(Picture Source: Wikipedia Commons)
The Guardian newspaper held an interesting article this week (John Vidal, Tuesday 28th April 2009) regarding the extent of Carbon Dioxide which has been detected at the Zeppelin research station at the Arctic Circle. The latest evidence from this site suggests that CO₂ in the atmosphere has reached a peak level. The figure given in the article is that the figure recorded in the atmosphere last week was 397 parts per million (this method of measurement means that 397 parts of every million molecules in the atmosphere are CO₂ – the pre-industrial level is recorded as being 280 ppm). According to scientists, this is a record high. The levels tend to fluctuate, and the amount recorded subsequently on Monday dropped back to 393.7 ppm. Although the levels at Svalbard (where the station is located) tend to be above the global average, this is apparently unprecedented.
According to Professor Johan Strom (from the Norwegian Polar Institute) this is the highest it has been for 50 million years – which is slightly disturbing to say in the least! He is quoted in the article as stating that the level is not a problem, as the earth can adapt (I’m thinking James Lovelock again here!) What is worrying is the rate of increase, which is apparently increasing 2-3 ppm per year. As a result, the rate is much faster than it was 10 to 20 years ago. Levels in the Arctic region are higher because of increased landmass and the proximity of human activity in the northern hemisphere. Climate scientists apparently warn that any increase of CO₂ levels above 450 ppm CO₂ equivalent (a measure which incorporates other greenhouse gases) could lead to a rise of 2˚C above the pre-industrial global average temperature.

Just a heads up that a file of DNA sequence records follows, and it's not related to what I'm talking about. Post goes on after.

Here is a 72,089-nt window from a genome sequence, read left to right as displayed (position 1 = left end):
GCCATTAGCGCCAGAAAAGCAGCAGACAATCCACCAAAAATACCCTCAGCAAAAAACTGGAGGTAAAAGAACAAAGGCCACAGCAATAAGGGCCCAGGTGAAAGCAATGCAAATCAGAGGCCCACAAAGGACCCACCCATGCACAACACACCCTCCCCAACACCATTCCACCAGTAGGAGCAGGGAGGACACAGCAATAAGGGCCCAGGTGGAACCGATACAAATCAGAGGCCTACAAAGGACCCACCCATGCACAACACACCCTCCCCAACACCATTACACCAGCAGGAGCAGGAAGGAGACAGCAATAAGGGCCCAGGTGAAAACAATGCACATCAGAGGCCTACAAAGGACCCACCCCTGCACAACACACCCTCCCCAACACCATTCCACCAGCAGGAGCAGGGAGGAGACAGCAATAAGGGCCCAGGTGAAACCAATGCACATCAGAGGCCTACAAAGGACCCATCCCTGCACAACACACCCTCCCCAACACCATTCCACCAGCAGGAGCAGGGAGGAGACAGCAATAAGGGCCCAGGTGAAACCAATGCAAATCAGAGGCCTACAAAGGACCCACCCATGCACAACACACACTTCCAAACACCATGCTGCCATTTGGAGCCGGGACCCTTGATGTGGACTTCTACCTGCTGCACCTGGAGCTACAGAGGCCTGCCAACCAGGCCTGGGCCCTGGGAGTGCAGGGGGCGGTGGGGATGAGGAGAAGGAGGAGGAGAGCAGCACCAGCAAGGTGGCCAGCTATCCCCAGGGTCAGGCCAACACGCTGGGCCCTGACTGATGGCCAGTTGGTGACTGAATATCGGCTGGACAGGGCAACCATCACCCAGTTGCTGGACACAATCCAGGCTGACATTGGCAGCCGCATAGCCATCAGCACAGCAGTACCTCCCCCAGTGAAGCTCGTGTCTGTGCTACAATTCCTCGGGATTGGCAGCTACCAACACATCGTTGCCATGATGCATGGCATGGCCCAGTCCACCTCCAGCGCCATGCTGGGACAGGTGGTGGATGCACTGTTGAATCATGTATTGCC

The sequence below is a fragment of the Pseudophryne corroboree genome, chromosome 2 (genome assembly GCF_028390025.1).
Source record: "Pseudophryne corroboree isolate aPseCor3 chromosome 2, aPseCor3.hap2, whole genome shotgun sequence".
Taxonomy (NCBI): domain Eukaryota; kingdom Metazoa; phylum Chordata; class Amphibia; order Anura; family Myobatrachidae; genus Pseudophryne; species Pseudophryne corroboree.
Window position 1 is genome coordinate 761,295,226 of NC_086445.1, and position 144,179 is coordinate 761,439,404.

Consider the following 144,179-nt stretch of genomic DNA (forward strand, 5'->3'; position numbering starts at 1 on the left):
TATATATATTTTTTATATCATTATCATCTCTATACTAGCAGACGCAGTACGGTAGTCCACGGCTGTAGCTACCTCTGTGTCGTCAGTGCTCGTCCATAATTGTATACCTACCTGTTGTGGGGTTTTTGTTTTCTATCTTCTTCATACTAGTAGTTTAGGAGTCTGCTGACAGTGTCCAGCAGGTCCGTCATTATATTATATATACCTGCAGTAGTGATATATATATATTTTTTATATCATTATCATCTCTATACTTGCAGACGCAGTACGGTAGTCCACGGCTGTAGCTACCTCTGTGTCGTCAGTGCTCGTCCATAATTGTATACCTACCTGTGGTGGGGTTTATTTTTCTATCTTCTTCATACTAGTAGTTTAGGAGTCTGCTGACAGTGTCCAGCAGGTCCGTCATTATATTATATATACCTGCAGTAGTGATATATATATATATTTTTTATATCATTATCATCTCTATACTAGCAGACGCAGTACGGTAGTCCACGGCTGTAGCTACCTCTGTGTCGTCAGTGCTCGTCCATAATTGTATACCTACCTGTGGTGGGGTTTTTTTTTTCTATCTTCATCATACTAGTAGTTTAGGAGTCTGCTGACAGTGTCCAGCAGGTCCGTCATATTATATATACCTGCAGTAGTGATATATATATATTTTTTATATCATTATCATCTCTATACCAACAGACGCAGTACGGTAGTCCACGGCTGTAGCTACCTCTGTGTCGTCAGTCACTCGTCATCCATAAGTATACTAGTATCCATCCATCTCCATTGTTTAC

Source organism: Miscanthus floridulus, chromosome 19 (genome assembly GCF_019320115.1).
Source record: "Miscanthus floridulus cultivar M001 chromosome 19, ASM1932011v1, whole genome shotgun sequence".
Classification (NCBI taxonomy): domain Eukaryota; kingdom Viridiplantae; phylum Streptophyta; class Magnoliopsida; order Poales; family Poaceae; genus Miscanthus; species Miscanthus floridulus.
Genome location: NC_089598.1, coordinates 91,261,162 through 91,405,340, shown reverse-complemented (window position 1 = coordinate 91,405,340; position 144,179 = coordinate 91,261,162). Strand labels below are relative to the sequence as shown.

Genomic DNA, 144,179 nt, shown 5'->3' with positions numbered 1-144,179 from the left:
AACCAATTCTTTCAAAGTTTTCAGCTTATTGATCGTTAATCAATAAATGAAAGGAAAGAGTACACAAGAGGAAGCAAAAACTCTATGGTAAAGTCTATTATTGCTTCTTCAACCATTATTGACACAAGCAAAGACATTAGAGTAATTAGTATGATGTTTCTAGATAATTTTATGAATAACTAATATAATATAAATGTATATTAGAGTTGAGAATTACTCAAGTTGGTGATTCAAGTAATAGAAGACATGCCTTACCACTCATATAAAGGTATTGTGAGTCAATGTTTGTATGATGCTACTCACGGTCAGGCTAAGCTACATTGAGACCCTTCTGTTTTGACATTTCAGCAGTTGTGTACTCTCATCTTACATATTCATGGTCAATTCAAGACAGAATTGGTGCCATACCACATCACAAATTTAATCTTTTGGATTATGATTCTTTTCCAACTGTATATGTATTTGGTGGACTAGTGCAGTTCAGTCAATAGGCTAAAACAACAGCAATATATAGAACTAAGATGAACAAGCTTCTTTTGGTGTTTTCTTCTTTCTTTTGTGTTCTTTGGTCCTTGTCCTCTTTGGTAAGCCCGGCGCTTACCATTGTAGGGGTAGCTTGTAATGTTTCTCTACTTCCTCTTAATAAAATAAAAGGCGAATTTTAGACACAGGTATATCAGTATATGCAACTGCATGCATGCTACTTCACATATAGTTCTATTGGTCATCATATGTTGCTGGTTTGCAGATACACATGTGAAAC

The article also reported that Al Gore was due to host a conference in Tromso, Norway, regarding the melting of Arctic ice, where he was expected to warn attending ministers from polar regions ‘that the Arctic ice cap may totally disappear in as little as five years if nothing is done to curb greenhouse emissions.’ (John Vidal, The Guardian). This is a disturbingly short period of time.
One thing which struck me is that Professor Strom suggested that even if we stopped this process now, we would still have to live with these effects for thousands of years – James Lovelocks’ positive feedback? However, as he points out, this is no reason to do nothing.
If you wish to read the article in full, follow this link: